Myanmar’s military has taken control of the country after detaining de-facto leader, Aung San Suu Kyi and other politicians in the early hours, on Monday, 1 February.
Military TV said a state of emergency had been declared for one year and power transferred.
The coup comes after tensions rose between the civilian government and the military following a disputed election.
Myanmar, also known as Burma, was ruled by the military until democratic reforms began in 2011.
The military said on Monday it was handing power to commander-in-chief Min Aung Hlaing because of ‘election fraud’. Soldiers are on the streets of the capital, Nay Pyi Taw, and the main city, Yangon.
Myanmar’s Parliament, where the military is given a quarter of seats and wields more power through its proxy union solidarity and development party (USDP), was due to open in the country’s capital from Monday.
Politicians from states and regions, as well as prominent political activists, were also detained, while mobile and phone networks were seeing disruption, the state media was also taken off-air.
Monday’s developments have drawn immediate condemnation.
UN secretary-general Antonio Guterres said the developments were a serious blow to democratic reforms and urged all leaders to refrain from violence and respect human rights.
The United States also condemned the coup, saying Washington opposes any attempt to alter the outcome of recent elections or impede Myanmar’s democratic transition.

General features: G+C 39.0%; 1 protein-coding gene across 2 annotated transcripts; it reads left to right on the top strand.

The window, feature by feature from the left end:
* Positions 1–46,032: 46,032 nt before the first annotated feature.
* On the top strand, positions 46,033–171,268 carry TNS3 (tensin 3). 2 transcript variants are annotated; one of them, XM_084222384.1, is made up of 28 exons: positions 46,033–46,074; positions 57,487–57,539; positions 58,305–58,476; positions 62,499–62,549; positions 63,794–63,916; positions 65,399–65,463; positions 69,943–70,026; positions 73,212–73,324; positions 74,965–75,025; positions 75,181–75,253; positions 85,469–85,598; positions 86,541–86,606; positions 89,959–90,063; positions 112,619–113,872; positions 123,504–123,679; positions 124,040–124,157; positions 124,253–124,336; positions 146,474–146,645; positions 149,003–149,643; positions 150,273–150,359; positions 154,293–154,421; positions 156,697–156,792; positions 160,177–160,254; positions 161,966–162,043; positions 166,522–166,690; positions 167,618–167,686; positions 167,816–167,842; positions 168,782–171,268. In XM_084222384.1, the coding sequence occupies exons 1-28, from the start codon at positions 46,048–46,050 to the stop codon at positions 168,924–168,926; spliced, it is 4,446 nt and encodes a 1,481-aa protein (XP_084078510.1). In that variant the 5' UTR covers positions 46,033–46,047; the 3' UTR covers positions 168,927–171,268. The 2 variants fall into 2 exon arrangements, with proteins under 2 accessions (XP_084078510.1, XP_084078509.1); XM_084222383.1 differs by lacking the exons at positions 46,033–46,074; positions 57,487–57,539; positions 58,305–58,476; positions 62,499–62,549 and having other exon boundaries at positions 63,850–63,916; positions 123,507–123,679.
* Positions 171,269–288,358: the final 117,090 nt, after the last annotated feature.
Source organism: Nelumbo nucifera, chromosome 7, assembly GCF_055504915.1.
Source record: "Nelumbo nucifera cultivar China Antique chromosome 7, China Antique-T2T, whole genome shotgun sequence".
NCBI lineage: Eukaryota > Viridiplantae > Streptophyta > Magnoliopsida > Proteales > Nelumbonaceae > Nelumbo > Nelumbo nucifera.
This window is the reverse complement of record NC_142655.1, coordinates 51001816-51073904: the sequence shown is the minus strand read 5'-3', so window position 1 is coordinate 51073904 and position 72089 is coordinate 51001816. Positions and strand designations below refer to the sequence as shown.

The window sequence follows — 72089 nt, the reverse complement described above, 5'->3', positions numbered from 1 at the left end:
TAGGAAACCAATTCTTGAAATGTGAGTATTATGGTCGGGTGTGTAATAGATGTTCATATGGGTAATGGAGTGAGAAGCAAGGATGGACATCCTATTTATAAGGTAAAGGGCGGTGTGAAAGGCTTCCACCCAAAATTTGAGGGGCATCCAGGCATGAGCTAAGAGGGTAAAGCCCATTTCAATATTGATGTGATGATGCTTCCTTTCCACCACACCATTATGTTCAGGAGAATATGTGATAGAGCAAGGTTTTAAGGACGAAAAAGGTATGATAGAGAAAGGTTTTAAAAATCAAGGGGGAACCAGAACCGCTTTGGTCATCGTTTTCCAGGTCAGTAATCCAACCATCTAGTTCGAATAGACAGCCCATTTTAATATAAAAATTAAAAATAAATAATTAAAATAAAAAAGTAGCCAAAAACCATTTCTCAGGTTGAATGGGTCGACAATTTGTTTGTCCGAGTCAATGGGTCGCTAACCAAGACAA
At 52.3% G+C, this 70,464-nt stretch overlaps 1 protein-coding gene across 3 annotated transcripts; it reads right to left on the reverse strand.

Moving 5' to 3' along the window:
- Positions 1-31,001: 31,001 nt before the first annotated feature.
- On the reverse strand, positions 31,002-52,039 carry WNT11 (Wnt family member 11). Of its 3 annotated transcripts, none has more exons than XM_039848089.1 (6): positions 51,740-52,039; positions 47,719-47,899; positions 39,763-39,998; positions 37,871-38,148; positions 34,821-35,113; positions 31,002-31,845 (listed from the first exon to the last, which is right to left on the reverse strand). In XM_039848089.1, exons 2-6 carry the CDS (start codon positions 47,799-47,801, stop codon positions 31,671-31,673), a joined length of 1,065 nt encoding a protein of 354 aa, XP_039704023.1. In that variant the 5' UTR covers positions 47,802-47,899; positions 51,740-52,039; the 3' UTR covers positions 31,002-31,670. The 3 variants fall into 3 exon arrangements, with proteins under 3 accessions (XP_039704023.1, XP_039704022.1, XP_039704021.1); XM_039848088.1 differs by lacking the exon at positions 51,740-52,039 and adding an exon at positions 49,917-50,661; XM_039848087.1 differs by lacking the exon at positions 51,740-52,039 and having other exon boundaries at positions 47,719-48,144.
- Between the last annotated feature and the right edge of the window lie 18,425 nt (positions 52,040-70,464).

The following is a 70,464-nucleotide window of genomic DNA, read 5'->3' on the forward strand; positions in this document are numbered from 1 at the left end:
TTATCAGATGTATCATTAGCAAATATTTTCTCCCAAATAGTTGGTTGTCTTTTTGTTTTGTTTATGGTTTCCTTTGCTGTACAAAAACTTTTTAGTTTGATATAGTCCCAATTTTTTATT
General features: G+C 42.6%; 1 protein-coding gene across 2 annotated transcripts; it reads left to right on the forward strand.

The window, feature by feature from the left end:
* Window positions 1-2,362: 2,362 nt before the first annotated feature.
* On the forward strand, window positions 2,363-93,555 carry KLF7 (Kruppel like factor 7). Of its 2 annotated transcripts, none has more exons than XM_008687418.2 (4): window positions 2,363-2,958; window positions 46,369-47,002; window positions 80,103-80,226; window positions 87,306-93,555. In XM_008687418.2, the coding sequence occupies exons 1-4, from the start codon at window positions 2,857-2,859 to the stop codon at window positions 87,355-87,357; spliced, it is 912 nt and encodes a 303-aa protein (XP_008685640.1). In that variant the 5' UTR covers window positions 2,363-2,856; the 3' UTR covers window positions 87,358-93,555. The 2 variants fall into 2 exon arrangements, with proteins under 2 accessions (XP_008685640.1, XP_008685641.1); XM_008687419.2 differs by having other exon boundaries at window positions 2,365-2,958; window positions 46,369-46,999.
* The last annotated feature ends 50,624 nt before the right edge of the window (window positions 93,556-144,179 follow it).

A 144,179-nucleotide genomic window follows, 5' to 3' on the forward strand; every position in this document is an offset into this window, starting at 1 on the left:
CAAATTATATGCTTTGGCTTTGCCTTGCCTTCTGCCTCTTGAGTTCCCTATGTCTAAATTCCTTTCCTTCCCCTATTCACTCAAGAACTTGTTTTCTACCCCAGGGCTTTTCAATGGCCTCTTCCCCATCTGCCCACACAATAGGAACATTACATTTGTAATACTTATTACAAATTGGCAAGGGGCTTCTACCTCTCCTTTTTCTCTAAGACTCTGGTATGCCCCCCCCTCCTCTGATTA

“We call on Burmese military leaders to release all government officials and civil society leaders and respect the will of the people of Burma as expressed in democratic elections on November 8, US secretary of state Antony Blinken said in a statement.
Australia said it was ‘deeply concerned’ at the situation, as did India.
“India has always been steadfast in its support to the process of democratic transition in Myanmar, we believe that the rule of law and the democratic process must be upheld. We are monitoring the situation closely, a statement from the foreign ministry said.
Singapore’s foreign ministry expressed ‘grave concern’ at events and urged all parties to exercise restraint and work towards a positive and peaceful outcome. Thailand, Cambodia and the Philippines all shied away from criticism saying the military takeover was Myanmar’s internal affair.